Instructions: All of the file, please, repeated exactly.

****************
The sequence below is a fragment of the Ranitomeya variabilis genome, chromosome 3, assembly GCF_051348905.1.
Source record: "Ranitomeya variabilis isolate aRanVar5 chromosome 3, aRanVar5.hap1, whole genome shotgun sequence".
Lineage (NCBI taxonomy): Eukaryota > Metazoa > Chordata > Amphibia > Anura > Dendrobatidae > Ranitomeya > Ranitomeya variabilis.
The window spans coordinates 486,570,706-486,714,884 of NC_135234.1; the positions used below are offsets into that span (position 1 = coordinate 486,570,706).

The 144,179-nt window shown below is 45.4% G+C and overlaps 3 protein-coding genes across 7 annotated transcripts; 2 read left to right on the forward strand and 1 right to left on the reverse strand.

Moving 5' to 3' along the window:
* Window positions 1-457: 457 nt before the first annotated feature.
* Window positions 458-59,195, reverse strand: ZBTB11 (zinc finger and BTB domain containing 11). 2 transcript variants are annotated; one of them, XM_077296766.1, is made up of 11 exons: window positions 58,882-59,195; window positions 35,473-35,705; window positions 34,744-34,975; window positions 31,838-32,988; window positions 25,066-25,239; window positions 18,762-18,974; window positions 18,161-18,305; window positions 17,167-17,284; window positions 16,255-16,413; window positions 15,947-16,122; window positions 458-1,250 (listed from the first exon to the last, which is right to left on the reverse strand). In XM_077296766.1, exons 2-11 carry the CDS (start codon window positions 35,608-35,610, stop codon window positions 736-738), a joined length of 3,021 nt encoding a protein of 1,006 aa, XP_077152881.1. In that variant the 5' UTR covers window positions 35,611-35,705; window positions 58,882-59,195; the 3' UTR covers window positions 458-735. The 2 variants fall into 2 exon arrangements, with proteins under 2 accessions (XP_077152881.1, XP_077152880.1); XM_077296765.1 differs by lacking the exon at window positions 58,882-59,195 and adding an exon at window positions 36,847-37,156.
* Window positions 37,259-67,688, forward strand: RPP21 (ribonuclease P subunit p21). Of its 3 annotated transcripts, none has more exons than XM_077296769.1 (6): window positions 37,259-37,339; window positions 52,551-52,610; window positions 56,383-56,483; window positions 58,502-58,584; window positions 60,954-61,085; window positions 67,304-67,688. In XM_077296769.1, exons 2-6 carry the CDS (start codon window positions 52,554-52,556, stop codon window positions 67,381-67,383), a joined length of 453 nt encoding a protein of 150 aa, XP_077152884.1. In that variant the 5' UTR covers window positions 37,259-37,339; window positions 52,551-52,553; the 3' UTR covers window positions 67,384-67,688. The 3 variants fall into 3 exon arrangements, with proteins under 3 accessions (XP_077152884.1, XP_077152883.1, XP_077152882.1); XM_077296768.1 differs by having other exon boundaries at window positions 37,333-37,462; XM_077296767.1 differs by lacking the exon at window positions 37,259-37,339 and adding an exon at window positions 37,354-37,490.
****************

The sequence below is a fragment of the Ranitomeya variabilis genome, chromosome 3, assembly GCF_051348905.1.
Source record: "Ranitomeya variabilis isolate aRanVar5 chromosome 3, aRanVar5.hap1, whole genome shotgun sequence".
Lineage (NCBI taxonomy): Eukaryota > Metazoa > Chordata > Amphibia > Anura > Dendrobatidae > Ranitomeya > Ranitomeya variabilis.
The window spans coordinates 486,570,706-486,714,884 of NC_135234.1; the positions used below are offsets into that span (position 1 = coordinate 486,570,706).

The 144,179-nt window shown below is 45.4% G+C and overlaps 3 protein-coding genes across 7 annotated transcripts; 2 read left to right on the forward strand and 1 right to left on the reverse strand.

Moving 5' to 3' along the window:
* Window positions 1-457: 457 nt before the first annotated feature.
* Window positions 458-59,195, reverse strand: ZBTB11 (zinc finger and BTB domain containing 11). 2 transcript variants are annotated; one of them, XM_077296766.1, is made up of 11 exons: window positions 58,882-59,195; window positions 35,473-35,705; window positions 34,744-34,975; window positions 31,838-32,988; window positions 25,066-25,239; window positions 18,762-18,974; window positions 18,161-18,305; window positions 17,167-17,284; window positions 16,255-16,413; window positions 15,947-16,122; window positions 458-1,250 (listed from the first exon to the last, which is right to left on the reverse strand). In XM_077296766.1, exons 2-11 carry the CDS (start codon window positions 35,608-35,610, stop codon window positions 736-738), a joined length of 3,021 nt encoding a protein of 1,006 aa, XP_077152881.1. In that variant the 5' UTR covers window positions 35,611-35,705; window positions 58,882-59,195; the 3' UTR covers window positions 458-735. The 2 variants fall into 2 exon arrangements, with proteins under 2 accessions (XP_077152881.1, XP_077152880.1); XM_077296765.1 differs by lacking the exon at window positions 58,882-59,195 and adding an exon at window positions 36,847-37,156.
* Window positions 37,259-67,688, forward strand: RPP21 (ribonuclease P subunit p21). Of its 3 annotated transcripts, none has more exons than XM_077296769.1 (6): window positions 37,259-37,339; window positions 52,551-52,610; window positions 56,383-56,483; window positions 58,502-58,584; window positions 60,954-61,085; window positions 67,304-67,688. In XM_077296769.1, exons 2-6 carry the CDS (start codon window positions 52,554-52,556, stop codon window positions 67,381-67,383), a joined length of 453 nt encoding a protein of 150 aa, XP_077152884.1. In that variant the 5' UTR covers window positions 37,259-37,339; window positions 52,551-52,553; the 3' UTR covers window positions 67,384-67,688. The 3 variants fall into 3 exon arrangements, with proteins under 3 accessions (XP_077152884.1, XP_077152883.1, XP_077152882.1); XM_077296768.1 differs by having other exon boundaries at window positions 37,333-37,462; XM_077296767.1 differs by lacking the exon at window positions 37,259-37,339 and adding an exon at window positions 37,354-37,490.